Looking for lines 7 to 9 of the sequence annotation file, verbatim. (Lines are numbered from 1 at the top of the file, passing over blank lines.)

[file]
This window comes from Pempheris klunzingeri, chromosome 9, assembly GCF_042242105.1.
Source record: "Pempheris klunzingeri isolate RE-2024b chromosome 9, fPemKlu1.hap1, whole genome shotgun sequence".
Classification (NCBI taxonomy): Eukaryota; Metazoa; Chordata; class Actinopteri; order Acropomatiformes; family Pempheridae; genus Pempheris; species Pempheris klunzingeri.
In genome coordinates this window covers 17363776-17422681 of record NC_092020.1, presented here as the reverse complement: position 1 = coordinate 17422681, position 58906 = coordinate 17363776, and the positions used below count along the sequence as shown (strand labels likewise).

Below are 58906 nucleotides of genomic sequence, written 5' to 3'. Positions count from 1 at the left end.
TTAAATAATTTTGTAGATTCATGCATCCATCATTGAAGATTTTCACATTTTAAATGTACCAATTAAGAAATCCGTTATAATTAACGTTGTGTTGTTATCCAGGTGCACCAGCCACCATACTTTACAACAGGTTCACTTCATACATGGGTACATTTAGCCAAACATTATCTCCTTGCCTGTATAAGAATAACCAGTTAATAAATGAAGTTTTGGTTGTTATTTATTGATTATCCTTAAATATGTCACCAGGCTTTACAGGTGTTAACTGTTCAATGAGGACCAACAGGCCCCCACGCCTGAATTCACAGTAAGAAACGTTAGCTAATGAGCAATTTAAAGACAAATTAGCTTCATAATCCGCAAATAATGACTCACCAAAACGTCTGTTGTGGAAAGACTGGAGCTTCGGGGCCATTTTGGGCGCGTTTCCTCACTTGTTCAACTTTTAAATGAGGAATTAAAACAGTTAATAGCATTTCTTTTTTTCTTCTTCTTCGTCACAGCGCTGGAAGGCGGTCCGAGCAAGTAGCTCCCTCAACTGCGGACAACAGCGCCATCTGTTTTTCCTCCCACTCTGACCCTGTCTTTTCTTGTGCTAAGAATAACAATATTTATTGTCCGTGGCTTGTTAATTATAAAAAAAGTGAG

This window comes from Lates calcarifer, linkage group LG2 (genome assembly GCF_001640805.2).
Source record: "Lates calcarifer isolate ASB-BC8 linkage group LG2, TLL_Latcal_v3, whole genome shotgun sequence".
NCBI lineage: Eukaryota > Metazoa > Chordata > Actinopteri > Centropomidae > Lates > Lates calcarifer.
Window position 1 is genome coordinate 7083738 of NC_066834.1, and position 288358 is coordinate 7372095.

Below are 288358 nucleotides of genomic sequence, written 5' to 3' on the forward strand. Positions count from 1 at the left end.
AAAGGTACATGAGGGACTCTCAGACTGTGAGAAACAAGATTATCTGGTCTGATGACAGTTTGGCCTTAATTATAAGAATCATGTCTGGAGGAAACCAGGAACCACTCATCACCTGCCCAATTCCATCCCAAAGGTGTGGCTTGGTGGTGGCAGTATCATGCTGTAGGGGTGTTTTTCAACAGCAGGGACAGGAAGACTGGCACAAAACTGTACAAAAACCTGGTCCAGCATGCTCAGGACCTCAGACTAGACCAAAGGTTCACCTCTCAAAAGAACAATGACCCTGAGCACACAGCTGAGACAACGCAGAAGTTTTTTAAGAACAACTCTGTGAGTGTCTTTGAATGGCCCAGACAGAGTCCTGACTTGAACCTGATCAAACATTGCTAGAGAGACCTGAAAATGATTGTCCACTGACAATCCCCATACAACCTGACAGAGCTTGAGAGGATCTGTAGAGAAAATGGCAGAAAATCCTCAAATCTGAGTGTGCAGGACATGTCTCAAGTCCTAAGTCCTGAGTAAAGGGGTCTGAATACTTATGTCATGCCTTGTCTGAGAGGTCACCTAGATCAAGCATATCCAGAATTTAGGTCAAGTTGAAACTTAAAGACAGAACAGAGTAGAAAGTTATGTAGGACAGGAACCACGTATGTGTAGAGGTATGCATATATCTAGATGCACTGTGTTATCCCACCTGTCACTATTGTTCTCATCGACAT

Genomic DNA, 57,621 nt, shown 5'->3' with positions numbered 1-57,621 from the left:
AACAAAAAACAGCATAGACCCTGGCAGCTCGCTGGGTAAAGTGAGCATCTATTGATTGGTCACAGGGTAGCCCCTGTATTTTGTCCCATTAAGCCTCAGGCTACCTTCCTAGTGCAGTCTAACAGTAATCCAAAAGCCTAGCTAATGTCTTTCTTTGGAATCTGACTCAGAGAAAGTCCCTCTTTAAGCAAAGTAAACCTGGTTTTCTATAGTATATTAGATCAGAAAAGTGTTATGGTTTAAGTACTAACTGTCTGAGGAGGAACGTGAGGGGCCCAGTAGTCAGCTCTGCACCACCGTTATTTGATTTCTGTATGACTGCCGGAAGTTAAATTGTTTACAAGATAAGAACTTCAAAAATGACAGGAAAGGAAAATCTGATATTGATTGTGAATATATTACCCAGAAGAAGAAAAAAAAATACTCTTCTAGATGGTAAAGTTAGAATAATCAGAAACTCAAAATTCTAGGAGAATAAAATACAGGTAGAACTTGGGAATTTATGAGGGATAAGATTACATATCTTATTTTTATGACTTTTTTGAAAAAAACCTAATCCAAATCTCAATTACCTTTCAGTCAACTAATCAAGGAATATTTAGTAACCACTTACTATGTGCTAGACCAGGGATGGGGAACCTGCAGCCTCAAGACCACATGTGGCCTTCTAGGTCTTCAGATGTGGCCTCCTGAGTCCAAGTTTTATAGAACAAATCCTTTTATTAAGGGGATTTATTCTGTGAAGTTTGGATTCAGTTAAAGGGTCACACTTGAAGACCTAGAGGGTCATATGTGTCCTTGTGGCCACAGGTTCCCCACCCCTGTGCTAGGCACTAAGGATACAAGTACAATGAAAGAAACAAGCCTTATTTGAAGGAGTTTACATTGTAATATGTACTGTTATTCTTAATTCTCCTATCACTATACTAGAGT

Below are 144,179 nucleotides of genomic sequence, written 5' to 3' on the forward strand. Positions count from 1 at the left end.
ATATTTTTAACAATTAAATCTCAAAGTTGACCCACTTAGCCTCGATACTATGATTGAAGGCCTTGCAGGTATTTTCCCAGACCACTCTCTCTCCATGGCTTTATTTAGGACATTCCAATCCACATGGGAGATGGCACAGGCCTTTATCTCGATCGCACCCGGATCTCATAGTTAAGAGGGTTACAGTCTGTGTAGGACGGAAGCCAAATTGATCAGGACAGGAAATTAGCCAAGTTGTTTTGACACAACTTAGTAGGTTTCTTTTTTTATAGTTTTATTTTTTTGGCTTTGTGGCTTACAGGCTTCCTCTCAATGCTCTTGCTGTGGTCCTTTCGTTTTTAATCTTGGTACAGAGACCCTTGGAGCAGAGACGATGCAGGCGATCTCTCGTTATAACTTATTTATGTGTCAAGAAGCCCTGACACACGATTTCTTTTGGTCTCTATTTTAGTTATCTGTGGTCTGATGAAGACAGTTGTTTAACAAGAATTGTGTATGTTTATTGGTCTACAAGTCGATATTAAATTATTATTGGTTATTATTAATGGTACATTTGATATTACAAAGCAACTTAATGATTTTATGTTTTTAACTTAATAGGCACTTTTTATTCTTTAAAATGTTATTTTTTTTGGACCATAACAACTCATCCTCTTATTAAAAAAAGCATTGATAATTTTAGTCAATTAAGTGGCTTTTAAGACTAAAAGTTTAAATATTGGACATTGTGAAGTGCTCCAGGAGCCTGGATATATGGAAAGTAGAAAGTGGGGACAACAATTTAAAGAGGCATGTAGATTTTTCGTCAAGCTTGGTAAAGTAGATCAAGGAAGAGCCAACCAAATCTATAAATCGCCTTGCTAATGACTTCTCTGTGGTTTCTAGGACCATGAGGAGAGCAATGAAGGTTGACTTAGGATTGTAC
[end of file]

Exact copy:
This window comes from Lates calcarifer, linkage group LG2 (genome assembly GCF_001640805.2).
Source record: "Lates calcarifer isolate ASB-BC8 linkage group LG2, TLL_Latcal_v3, whole genome shotgun sequence".
NCBI lineage: Eukaryota > Metazoa > Chordata > Actinopteri > Centropomidae > Lates > Lates calcarifer.